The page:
Steep Project Management Challenges? Ain't No Mountain High Enough!
Posted by Wayne Applehans on April 28, 2016
When should a product manager take on a new project? What requirements need to be in place to achieve success? At a recent agile community meet-up, I got into a healthy discussion about is very topic.
"Well if it’s handed down by one of the top executives, such as the CEO," I offered, "the best you may hope to have is a lofty and almost unachievable vision with little to no guidance on how to get it done. Sure, knowing the budget, team resource model, feature scope, and the key metrics for market and revenue success would be wonderful but this may not be readily available or clear."
Sound like a familiar scenario?
I recall a guy named Bill Gates dreaming of placing a personal computer in everyone’s home and he made that happen with a transformational vision and solid execution. Why can't you succeed as well?
The Motivation and the Inspiration
So, I continued, at this point you can retreat and declare that you don’t have the appetite for this level of risk or…you can smile and say, “There ain’t no mountain high enough” and jump in with both feet!
Inspired by this notion of reaching new heights in product development, I began to wonder if Ashford and Simpson had any idea that when they wrote the Grammy nominated lyrics “Ain’t No Mountain High Enough” in 1966, that this iconic song could serve as an anthem for product owners worldwide.
Image Courtesy of Newsweek.com & Chris Burkard/Patagonia
Is it a stretch to consider for a moment that Marvin Gaye understood this was not just a love song, but a ballad dedicated to something greater? Maybe Diana Ross and the Supremes simply envisioned this inspirational tune as motivational fuel to achieve the loftiest of ambitions, for people like Kevin Jorgenson and Tommy Caldwell, who set the world “free climb” record of the 3,000 foot Dawn Wall in Yosemite. This daunting task required 19 days and 18 nights to summit, overcoming harsh artic winds, bloodied hands, callused fingers, and continuous setbacks along the route containing 31 pitches.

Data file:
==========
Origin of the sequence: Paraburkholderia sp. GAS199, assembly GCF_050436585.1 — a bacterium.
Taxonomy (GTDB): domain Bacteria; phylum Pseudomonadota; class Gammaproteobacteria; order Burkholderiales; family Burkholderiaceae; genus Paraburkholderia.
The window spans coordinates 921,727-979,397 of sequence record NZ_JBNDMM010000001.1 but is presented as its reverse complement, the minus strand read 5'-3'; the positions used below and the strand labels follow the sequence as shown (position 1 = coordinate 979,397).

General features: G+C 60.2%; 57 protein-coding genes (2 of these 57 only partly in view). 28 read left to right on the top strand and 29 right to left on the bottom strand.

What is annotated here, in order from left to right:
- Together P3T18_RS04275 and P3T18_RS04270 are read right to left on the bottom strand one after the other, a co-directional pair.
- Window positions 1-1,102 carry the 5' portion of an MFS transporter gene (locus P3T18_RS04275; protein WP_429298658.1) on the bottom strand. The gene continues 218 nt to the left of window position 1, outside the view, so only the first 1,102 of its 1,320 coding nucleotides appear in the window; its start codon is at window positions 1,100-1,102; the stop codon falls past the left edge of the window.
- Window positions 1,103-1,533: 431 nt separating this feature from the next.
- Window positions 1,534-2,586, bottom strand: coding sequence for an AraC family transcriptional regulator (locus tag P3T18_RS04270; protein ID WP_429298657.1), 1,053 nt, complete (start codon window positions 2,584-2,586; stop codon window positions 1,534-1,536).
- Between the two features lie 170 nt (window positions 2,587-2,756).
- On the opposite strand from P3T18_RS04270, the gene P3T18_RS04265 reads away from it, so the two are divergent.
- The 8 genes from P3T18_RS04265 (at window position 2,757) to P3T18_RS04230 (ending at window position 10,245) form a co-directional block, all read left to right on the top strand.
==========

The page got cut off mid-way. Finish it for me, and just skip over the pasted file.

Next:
Facing Your Own Summit
Standing at the bottom of an intimidating peak sounds a lot like shipping products does it not? We can often see the summit, but until we are on the mountain we have no idea what will impede our progress. In this new hyper-connected world, product marketing teams face a steep climb in executing digital product strategy, and customer advocacy is the new summit for product success.
I call this journey “agile on the mountaintop”, and it serves as a lesson in how we as product owners can conquer new heights with iterative and continuous focus and determination despite the conditions in which we are working.
While I suppose it’s unlikely that Ashford and Simpson inked their famous song specifically for the famed Yosemite expedition, evangelical product owners, or even with the thought of digital transformation on the horizon, the song can serve as inspiration for each of us in our product roles. It allows us to think boldly about the approach we can, and should, take in blazing a trail and achieving new heights in product delivery despite the perils that may lie in our path.